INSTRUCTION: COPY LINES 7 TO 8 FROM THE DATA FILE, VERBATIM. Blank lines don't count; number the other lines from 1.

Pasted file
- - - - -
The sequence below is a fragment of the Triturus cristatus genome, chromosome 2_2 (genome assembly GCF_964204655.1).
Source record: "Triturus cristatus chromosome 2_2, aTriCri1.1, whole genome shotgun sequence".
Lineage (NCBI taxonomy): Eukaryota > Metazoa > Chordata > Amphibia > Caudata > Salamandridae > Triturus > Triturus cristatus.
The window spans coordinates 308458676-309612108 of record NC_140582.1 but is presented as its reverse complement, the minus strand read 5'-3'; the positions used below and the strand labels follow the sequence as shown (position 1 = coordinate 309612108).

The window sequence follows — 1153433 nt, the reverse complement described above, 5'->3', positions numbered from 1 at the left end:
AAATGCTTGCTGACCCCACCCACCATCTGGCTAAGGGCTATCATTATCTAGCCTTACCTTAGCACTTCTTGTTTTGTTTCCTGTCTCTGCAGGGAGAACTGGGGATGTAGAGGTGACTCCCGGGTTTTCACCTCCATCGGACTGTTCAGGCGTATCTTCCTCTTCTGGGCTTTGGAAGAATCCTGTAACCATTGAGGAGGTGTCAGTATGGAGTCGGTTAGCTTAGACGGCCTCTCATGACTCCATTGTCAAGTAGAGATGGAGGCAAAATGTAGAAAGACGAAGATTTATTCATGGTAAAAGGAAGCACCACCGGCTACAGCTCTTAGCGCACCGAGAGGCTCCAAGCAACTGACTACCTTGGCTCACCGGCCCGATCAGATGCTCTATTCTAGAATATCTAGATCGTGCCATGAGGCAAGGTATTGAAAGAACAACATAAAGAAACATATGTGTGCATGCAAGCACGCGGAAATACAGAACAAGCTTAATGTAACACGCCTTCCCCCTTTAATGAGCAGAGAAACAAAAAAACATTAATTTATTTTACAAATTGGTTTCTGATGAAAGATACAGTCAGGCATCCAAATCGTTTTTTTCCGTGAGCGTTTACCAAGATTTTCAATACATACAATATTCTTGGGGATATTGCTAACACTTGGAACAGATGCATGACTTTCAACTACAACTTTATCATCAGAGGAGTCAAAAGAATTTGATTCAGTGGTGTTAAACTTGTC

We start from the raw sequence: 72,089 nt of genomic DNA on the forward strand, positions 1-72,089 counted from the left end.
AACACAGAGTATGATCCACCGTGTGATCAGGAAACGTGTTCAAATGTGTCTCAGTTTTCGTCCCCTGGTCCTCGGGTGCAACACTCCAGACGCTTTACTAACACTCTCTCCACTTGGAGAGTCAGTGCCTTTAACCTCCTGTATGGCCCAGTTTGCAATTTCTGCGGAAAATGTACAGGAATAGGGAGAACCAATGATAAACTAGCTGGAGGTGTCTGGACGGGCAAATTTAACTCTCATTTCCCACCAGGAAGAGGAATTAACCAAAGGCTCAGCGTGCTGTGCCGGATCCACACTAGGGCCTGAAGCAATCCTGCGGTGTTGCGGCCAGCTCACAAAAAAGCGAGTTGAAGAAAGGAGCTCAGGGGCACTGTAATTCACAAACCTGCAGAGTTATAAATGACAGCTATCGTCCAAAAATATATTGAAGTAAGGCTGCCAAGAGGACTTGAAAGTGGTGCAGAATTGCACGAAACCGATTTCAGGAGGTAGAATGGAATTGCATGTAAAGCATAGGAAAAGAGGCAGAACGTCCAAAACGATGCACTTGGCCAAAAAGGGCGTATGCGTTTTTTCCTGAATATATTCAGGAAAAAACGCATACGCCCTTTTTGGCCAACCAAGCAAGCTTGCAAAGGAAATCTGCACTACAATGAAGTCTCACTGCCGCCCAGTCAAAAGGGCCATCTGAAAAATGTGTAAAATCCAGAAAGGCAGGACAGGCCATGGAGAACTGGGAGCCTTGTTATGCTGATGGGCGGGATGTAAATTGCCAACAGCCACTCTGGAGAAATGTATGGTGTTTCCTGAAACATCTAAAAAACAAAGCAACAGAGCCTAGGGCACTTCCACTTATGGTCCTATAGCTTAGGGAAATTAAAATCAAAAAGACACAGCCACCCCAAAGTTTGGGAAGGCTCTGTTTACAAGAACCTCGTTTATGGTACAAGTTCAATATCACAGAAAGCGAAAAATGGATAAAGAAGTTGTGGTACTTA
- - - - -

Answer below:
We start from the raw sequence: 72,089 nt of genomic DNA on the forward strand, positions 1-72,089 counted from the left end.
AACACAGAGTATGATCCACCGTGTGATCAGGAAACGTGTTCAAATGTGTCTCAGTTTTCGTCCCCTGGTCCTCGGGTGCAACACTCCAGACGCTTTACTAACACTCTCTCCACTTGGAGAGTCAGTGCCTTTAACCTCCTGTATGGCCCAGTTTGCAATTTCTGCGGAAAATGTACAGGAATAGGGAGAACCAATGATAAACTAGCTGGAGGTGTCTGGACGGGCAAATTTAACTCTCATTTCCCACCAGGAAGAGGAATTAACCAAAGGCTCAGCGTGCTGTGCCGGATCCACACTAGGGCCTGAAGCAATCCTGCGGTGTTGCGGCCAGCTCACAAAAAAGCGAGTTGAAGAAAGGAGCTCAGGGGCACTGTAATTCACAAACCTGCAGAGTTATAAATGACAGCTATCGTCCAAAAATATATTGAAGTAAGGCTGCCAAGAGGACTTGAAAGTGGTGCAGAATTGCACGAAACCGATTTCAGGAGGTAGAATGGAATTGCATGTAAAGCATAGGAAAAGAGGCAGAACGTCCAAAACGATGCACTTGGCCAAAAAGGGCGTATGCGTTTTTTCCTGAATATATTCAGGAAAAAACGCATACGCCCTTTTTGGCCAACCAAGCAAGCTTGCAAAGGAAATCTGCACTACAATGAAGTCTCACTGCCGCCCAGTCAAAAGGGCCATCTGAAAAATGTGTAAAATCCAGAAAGGCAGGACAGGCCATGGAGAACTGGGAGCCTTGTTATGCTGATGGGCGGGATGTAAATTGCCAACAGCCACTCTGGAGAAATGTATGGTGTTTCCTGAAACATCTAAAAAACAAAGCAACAGAGCCTAGGGCACTTCCACTTATGGTCCTATAGCTTAGGGAAATTAAAATCAAAAAGACACAGCCACCCCAAAGTTTGGGAAGGCTCTGTTTACAAGAACCTCGTTTATGGTACAAGTTCAATATCACAGAAAGCGAAAAATGGATAAAGAAGTTGTGGTACTTA